To this tricky little mouthful. What you can’t see from this photo is that the fried anchovy is in a “puttanesca” sauce made of strawberries. It turns your head around, and suddenly your mind is playing with you, jumping back and forth between tomatoes and strawberries. I loved it.
Panna cotta with clams and salmon roe. The trick here was the way the richness of the custard was edged with the saline tang of seawater vinegar. Again, you found your mouth vibrating between rich and astringent, a boomarang, an echo.
The loveliest little salad – a walk in the spring woods,
Asparagus. Salmon. Asparagus.
Abalone in a “gumbo” of its liver. I often find abalone disappointing; this was not.
We had duck. We had lamb. And then we had a slice of beef- the richest, most intense piece of steak I’ve ever experienced. The mineral tang of that meat still haunts my mouth. (And I’m sorry, but my photograph is just so ugly I won’t subject you to it….)
Afterwards there were strawberries, ice cream – and a whole bag of breads to take home and eat in the morning. Eating that toast the whole meal came back to me… a truly wonderful ending.
Then we packed up and headed north to two truly astonishing meals. Not to mention the most spectacular salad I’ve ever eaten.
May 16, 2017
Last week’s plucky Portland cookbooks left me eager for more from the Pacific Northwest. So here’s the first of several books, published between 1896 and 1944, that offer a small taste of early Seattle. Keep in mind that when Clever Cooking was first published in 1896, white settlements were less than 50 years old.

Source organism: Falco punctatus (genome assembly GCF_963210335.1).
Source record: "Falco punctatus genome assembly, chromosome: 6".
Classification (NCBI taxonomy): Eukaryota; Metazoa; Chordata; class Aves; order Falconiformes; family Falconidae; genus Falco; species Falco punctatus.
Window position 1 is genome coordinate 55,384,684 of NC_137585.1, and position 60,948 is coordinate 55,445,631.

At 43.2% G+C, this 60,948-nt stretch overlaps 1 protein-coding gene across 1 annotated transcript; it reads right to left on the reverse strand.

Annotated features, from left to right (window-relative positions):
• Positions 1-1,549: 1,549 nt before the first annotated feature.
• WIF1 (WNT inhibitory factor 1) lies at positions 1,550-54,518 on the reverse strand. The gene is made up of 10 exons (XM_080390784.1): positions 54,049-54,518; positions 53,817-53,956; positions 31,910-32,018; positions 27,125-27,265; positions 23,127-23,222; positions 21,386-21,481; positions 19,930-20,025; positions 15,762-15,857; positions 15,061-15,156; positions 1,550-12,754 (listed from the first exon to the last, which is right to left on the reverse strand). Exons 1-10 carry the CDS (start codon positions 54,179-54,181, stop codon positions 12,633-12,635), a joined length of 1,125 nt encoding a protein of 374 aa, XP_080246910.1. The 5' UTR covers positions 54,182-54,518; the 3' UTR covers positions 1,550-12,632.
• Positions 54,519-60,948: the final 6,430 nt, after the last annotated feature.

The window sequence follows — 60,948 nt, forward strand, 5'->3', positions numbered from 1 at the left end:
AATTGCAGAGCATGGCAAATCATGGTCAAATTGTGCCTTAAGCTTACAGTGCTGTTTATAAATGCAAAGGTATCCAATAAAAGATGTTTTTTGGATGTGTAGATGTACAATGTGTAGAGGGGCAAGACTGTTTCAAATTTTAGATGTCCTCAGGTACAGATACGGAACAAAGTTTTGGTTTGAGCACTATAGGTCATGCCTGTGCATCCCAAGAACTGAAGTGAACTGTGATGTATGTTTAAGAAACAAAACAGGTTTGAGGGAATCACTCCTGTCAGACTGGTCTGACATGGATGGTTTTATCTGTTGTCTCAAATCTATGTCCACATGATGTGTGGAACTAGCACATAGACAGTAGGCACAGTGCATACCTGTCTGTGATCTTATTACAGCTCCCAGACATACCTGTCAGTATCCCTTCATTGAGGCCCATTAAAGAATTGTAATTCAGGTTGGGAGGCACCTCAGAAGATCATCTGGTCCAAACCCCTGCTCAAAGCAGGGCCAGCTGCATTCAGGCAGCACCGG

Old cookbooks often show traces of their former owners. But I’ve rarely seen a cookbook as personal as this copy of Clever Cooking, which Mary Packard has written all over.
Here’s a sweet, economically-minded detail:
This rice pudding cream pie (of sorts) looks delicious:
And then the book itself. Here’s a beautiful omelette recipe:
Chop 4 dozen truffles.. Perhaps to be serve alongside the definitively titled…
I find Mrs. Bone’s Kentucky Roll so confusing I almost have to try it:
And last, the original vegan gelatin: sea moss farine was made of the seaweed known as Irish moss or carrageenen.
May 10, 2017
This little book, published in England in 1925, is one of my all-time favorites. It’s filled with a number of astonishingly good recipes, a reminder that the English middle class and aristocracy ate very well before wars and rationing destroyed their national cuisine.
The vegetable recipes are especially interesting. Here, for example, are some great recipes for the English peas which are starting to show up in markets now.
And here some excellent ideas for spinach. I’m particularly intrigued by this Italian (obviously Venetian) recipe.
And finally, these rather mad recipes from the chapter called “Dishes from the Arabian Nights.” Can’t wait to try those eggs; will they really have “the flavour of chestnuts”?